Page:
Change at the Mai-Kai

By 1970, the restaurant was bound to change when Jack suffered an aneurysm and then sold his interest to his brother Bob. It’s said that Bob, a dashing lady’s man, had been the driving force behind their endeavors all along.

Bob Thornton in front of one of the velvet paintings hung in the restaurant. Photo courtesy the Mai-Kai

Bob Thornton in front of one of the velvet paintings hung in the restaurant. Photo courtesy the Mai-Kai

And soon, Bob undertook a major expansion creating eight dining rooms, one with a stage for the islander revue; the Molokai Bar that takes you inside an island saloon; a gift shop filled with Hawaiian shirts and tiki mugs; restrooms with attendants; and gardens with waterfalls, tikis and orchids.

The redone restaurant could accommodate 600 guests and looked much as it does today.

Soon, insuring the original antiques used to create the ambiance became prohibitively expensive. At that time, many were donated to places such as the brothers’ alma mater Stanford and to the Fort Lauderdale art museum.

They were replaced with carvings and woodwork by contemporary artists as well as set pieces from the 1962 filming of Mutiny on the Bounty starring Marlon Brando. The figurehead in the Molokai Bar was just one of those artifacts acquired from MGM.

Fun facts

In 2014, the Mai-Kai was placed on the National Register of Historic Places. In 2015, it was named the “best tiki bar in the world” by Critiki, an organization of fans of Polynesian pop culture, according to Wikipedia. It even was nominated in a contest for America’s Best Rest Room where the golden beauty of the ladies’ room placed it on the top 10 list.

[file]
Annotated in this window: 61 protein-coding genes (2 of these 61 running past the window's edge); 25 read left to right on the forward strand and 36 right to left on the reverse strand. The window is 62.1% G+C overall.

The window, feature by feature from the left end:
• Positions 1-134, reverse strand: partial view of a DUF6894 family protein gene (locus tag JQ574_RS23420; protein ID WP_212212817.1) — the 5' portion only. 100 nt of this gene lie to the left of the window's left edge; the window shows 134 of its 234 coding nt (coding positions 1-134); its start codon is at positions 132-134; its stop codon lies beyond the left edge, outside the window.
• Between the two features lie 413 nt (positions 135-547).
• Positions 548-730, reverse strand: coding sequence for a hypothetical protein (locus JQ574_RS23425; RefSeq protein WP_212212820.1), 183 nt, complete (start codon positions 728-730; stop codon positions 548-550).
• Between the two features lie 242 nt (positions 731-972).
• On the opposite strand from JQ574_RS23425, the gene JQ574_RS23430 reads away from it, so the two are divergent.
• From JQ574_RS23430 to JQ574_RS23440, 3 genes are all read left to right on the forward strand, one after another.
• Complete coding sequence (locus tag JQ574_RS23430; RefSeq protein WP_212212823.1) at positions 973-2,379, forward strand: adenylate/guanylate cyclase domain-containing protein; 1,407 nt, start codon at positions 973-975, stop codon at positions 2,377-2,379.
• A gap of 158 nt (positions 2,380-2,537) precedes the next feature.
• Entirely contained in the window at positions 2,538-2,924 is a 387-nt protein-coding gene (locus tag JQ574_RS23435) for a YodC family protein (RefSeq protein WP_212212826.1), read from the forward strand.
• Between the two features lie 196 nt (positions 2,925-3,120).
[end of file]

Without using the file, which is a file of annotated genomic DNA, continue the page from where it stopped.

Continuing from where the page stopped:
A fortuitous partnership

In 2020 when the kitchen roof collapsed, the Thornton family still owned the restaurant. But the repairs and necessary updates would be so expensive that they decided to sell it.

Concerned and still involved with the restaurant’s future, the family ended up in a fortuitous partnership that included the Barlington Group. A South Florida-based real estate investment and development company, it is known for its historic preservation work.

As a result, the Mai-Kai is undergoing a complete renovation that promises to respect and retain, even improve upon, every memorable bit of the restaurant’s iconic past.

Sources: Mai-Kai Website; Wikipedia; retrorenovation; Jim Hayward and his Atomic Grog blog

Hukilau sneak peek

Earlier this month, an international group of tiki pop culture fans gathered in Pompano Beach for the annual Hukilau. That’s a weekend of celebrating all things Polynesian in retro style.

As part of the program, participants were invited to tour the renovated Mai-Kai. As some of the first guests allowed inside, they got a sneak peek of the work completed up until now.

However, they were sworn to secrecy, excluding the work done in the Molokai Bar. As a result, images of the renovated bar area have appeared online (see below) and a photo of the renovated window water feature is posted below.

What you can see from these images is that the Molokai Bar looks like it did, only better. Nothing was lost and much was improved.

Welcome to the “new” Mai-Kai

Here we offer you our version of a sneak peek so you too get an idea of what you’ll see when the Mai-Kai reopens to the public.

The renovation was done with great care to retain the historic aspects of the restaurant while livening it up for a new era.

Those who have been to the Mai-Kai should still recognize it and those going for the first time will, most assuredly, love it.

Jim “Hurricane” Hayward. Photo courtesy Atomic Grog
Jim “Hurricane” Hayward. Photo courtesy Atomic Grog

Atomic Grog: Everything Mai-Kai

For everything tiki and much more information about the Mai-Kai renovations and future plans, including the reopening, visit Jim “Hurricane” Hayward’s Atomic Grog blog. His information is up-to-date and comprehensive. He offers details and access that aren’t available elsewhere. We can’t thank him enough for allowing us to use his blog as a source of information and photographs for this sneak peek of the Mai-Kai restoration.

The Molokai bar just after it opened in the 1970s. Help yourself to the oversized pupu platter. Photo courtesy the Mai-Kai and swankpad